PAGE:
I Am Alive Today

 

Burns Weinrib, Evelyn1

 

1Retired Educator, Mental Health Advocate


This work is licensed under a Creative Commons Attribution 4.0 International License


KEYWORDS

Depression, Attempted Suicide, Aged

I should not be alive today. I am 83 years old and five-and-a-half-years ago, when I was seventy-seven, I made a very serious decision to end my life. It was not a cry for help, proven by the fact that I made two further attempts while in the hospital being guarded 24 hours a day. I planned it for one year. But I am glad now that I survived, as I have learned a great deal and am living a full, worthwhile life.

Depression is genetic in my family, my father having been depressed as long as I was mature enough to realize it. When he was eighty-two, he died by his own hand. Thus, I am a suicide survivor, as I feel guilty to this day that I, the eldest of four siblings who loved him dearly, could not save him. We did not know at that time what his behaviour really was; but we thought it was a sign of weakness and did not talk about this to anyone.

I suffered in the same way since my teen-age years and was no more aware of the underlying causes than I was about my father's situation. From the age of seven to fourteen, my family lived in east Toronto. I loved living there. It was a diverse community which consisted of people of many religions, races and colours. Although we were one of a few Jewish families, I felt no discrimination. My life consisted of school and baseball, both at which I excelled. Boys meant only one thing: how well they could play baseball. My depression began when I was fourteen, my family having moved to Forest Hill Village in north Toronto. I had culture shock. The teen-age girls were not interested in sports and I did not share their interests. So my marks dropped, and I was a very unhappy and angry person.

This painful existence continued for two years until, at the age of sixteen, I decided that the cure for my unhappiness was to get married. I thought I could escape the pain in this way. The man I chose was a good man, but not for me. The only thing we had in common was that he was Jewish. He was not educated, and we could not discuss issues on an equal level. So, I was seventeen, married and became pregnant almost immediately. I knew nothing about birth control and, either he did not know, or he did not care. I learned from this that one should not make serious changes while in a state of depression.

I gave birth to my daughter at eighteen. I did not want to be a mother. I would meet my friends carrying their school books, while I was wheeling a carriage. I wanted to be where they were. I hated nursing my baby. I would read a book to try and forget what I was doing. I felt like a cow. My daughter developed a rash. Upon finding out that I did not like to breast-feed, the pediatrician advised me to stop. I did, and the rash went away. I realize now that I had post-partum depression. My daughter and I did not bond. I was unable to give her the warmth and love she needed. To this day, we have a strained relationship. Thus I learned that it is best if a child is born into a caring environment in order to thrive.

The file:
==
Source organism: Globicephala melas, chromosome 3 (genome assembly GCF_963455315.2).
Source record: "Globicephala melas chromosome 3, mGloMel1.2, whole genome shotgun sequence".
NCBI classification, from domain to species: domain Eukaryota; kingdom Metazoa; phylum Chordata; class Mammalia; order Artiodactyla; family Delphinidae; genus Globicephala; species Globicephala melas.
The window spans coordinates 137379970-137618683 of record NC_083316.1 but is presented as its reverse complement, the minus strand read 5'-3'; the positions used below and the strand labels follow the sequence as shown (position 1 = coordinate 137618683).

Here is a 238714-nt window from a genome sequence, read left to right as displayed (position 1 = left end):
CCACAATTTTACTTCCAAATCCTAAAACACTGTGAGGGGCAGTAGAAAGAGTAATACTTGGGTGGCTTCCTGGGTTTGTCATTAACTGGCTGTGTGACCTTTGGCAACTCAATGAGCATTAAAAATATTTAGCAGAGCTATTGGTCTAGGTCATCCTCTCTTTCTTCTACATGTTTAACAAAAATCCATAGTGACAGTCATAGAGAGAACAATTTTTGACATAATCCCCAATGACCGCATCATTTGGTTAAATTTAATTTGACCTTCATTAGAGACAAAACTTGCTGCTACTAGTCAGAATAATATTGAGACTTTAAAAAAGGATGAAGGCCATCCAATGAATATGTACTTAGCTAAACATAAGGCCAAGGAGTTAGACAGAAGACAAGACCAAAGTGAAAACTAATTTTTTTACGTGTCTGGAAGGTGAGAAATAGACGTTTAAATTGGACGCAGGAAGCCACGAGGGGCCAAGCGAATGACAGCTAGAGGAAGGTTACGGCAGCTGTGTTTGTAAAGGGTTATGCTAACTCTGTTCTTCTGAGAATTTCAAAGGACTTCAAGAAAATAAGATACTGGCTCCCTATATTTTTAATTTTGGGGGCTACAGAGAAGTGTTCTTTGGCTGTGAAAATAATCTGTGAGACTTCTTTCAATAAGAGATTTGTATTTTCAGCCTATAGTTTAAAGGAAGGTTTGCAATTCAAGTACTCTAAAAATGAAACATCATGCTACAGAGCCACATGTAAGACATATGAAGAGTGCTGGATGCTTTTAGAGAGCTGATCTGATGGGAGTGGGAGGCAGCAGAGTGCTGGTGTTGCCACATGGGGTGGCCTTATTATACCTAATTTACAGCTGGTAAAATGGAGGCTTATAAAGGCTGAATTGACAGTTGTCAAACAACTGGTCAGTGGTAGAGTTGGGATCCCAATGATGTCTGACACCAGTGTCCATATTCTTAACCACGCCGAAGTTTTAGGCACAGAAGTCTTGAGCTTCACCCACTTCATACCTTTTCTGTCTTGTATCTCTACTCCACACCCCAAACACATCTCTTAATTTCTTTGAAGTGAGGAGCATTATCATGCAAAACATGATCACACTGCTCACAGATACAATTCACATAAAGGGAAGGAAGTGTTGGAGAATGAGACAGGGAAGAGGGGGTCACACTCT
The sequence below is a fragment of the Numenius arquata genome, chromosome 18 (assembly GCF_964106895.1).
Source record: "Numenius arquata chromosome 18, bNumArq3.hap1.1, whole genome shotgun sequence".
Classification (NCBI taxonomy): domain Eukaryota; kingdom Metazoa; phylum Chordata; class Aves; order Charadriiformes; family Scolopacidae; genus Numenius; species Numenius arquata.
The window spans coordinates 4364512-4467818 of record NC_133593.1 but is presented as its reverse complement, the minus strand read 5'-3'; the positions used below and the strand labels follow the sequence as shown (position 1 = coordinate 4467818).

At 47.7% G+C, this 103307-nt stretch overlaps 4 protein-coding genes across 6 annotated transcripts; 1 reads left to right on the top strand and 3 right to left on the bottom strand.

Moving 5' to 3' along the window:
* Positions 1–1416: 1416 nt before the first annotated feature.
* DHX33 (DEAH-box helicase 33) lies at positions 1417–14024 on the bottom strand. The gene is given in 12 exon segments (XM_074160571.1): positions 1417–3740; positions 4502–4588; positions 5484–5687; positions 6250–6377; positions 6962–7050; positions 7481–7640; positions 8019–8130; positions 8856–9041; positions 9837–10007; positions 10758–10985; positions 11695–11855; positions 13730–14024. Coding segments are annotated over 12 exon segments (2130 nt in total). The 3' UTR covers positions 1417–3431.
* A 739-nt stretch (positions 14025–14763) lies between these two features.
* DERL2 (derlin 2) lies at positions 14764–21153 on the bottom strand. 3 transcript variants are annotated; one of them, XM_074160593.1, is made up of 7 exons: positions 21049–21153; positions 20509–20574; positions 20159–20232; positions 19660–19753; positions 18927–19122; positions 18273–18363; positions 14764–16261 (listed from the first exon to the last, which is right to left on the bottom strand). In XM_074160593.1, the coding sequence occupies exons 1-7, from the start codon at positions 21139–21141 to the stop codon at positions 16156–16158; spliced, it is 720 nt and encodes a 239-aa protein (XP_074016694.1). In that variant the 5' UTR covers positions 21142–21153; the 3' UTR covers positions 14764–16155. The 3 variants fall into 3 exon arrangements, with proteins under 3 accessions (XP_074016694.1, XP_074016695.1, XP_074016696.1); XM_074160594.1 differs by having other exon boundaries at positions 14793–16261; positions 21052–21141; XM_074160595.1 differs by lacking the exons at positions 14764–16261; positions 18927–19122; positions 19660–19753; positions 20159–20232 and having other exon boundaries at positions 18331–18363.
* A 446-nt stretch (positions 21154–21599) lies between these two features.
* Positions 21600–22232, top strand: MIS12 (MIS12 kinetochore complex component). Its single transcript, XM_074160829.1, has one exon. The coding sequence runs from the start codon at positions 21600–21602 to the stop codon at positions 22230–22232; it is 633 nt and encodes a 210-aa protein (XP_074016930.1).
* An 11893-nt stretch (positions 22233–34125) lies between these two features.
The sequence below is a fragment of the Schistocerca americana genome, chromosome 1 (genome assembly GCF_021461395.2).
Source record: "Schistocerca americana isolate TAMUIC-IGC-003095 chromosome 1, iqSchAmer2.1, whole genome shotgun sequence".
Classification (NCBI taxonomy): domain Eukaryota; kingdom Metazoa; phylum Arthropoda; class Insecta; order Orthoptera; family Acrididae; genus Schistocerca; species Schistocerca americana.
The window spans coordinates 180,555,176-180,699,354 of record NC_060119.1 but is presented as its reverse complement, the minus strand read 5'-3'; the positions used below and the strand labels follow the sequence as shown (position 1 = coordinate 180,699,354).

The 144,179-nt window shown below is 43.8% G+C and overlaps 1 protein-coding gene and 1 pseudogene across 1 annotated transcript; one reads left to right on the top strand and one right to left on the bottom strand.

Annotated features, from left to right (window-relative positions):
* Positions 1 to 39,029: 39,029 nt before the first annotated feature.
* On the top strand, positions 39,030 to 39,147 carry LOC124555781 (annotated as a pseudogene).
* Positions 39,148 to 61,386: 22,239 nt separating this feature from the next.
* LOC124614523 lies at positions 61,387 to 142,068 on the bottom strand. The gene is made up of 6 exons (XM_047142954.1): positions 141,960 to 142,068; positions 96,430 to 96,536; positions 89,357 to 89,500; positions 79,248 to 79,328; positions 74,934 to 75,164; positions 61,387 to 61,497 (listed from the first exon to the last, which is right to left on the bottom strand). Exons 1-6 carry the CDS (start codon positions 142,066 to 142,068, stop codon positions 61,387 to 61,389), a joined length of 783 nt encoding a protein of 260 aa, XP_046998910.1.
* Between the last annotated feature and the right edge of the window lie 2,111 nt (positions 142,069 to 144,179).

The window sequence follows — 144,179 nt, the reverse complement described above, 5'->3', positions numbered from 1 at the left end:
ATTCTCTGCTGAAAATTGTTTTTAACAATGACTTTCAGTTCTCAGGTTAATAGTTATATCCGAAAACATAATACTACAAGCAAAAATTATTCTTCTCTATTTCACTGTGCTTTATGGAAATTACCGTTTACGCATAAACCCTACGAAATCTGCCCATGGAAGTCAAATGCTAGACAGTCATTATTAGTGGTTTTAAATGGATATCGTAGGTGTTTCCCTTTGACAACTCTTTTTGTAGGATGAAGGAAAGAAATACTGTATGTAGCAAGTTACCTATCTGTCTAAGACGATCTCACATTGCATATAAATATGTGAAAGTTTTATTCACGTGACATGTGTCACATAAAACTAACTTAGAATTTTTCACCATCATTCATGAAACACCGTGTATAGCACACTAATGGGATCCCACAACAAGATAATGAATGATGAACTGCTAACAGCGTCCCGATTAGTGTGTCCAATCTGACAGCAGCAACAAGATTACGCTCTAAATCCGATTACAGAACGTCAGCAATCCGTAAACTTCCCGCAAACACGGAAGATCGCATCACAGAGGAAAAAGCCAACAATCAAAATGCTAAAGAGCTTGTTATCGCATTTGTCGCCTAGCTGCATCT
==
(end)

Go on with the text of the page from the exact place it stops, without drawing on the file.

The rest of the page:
After my son was born three years later, my unhappiness continuing, I sought a way out. I tried volunteering and working in a store, which was my family business. Neither worked. Luckily, I thought to myself, “Where was I happy?” The answer was, “In school!” So, at twenty-eight I went to Grade 13 so I could attend Teachers' College. Becoming a teacher saved my life.

My life changed again, when, at the age of sixty-five, mandatory laws forced me to retire. I had divorced my husband after forty unhappy years and had married again to a man I truly loved. The only thing we did not have in common was that he was not Jewish. We were matched on an intellectual and educational level.

But how to spend my days? I tutored and volunteered; and eventually volunteering became my full-time job. But my life changed again after my husband died, and I developed neuropathy, a nerve condition, causing me pain in my legs and back, and a loss of balance. As I was a very independent person, the thought of being handicapped and requiring help led to my decision to end my life while I was at the top.

My next lesson came while I was in the hospital being seen by a psychiatrist, who was helping me put some meaning into my existence. I was allowed to leave the unit and walk where I would meet people I knew from my years of volunteering in the same hospital. It is to some of them I owe my recovery. It was the way they expressed their concern for me and how they hugged me that penetrated my wall; and I felt worthy of love. A person who is so depressed and plans suicide does not love herself and feels unworthy. I have now told these individuals how important they were to my change of attitude.

So it is now five-and-a-half-years later. I now have a renewed purpose in life. I volunteer six days a week, as many hours as staff, lecture to all 1300 students in the hospital and at the university, to seniors in hospital and in private groups about mental health. I have been on major radio, TV and written media, which has spread globally. I want to erase the stigma of Depression and Mental Illness, so that those in need will reach out and seek the help they need to lead a full life. For most of my life, what gave me the strength to live was teaching. I now have a purpose for the rest of my life, to continue to teach others to be aware of the signs of depression in them and those in their lives, and to reach out for help.

Acknowledgements

The author does not have any conflicts of interest to declare regarding the publication of this article or its content.

 

 

 



Copyright (c) 2017 Evelyn Weinrib-Burns

Journal of Recovery in Mental Health ISSN 2371-2376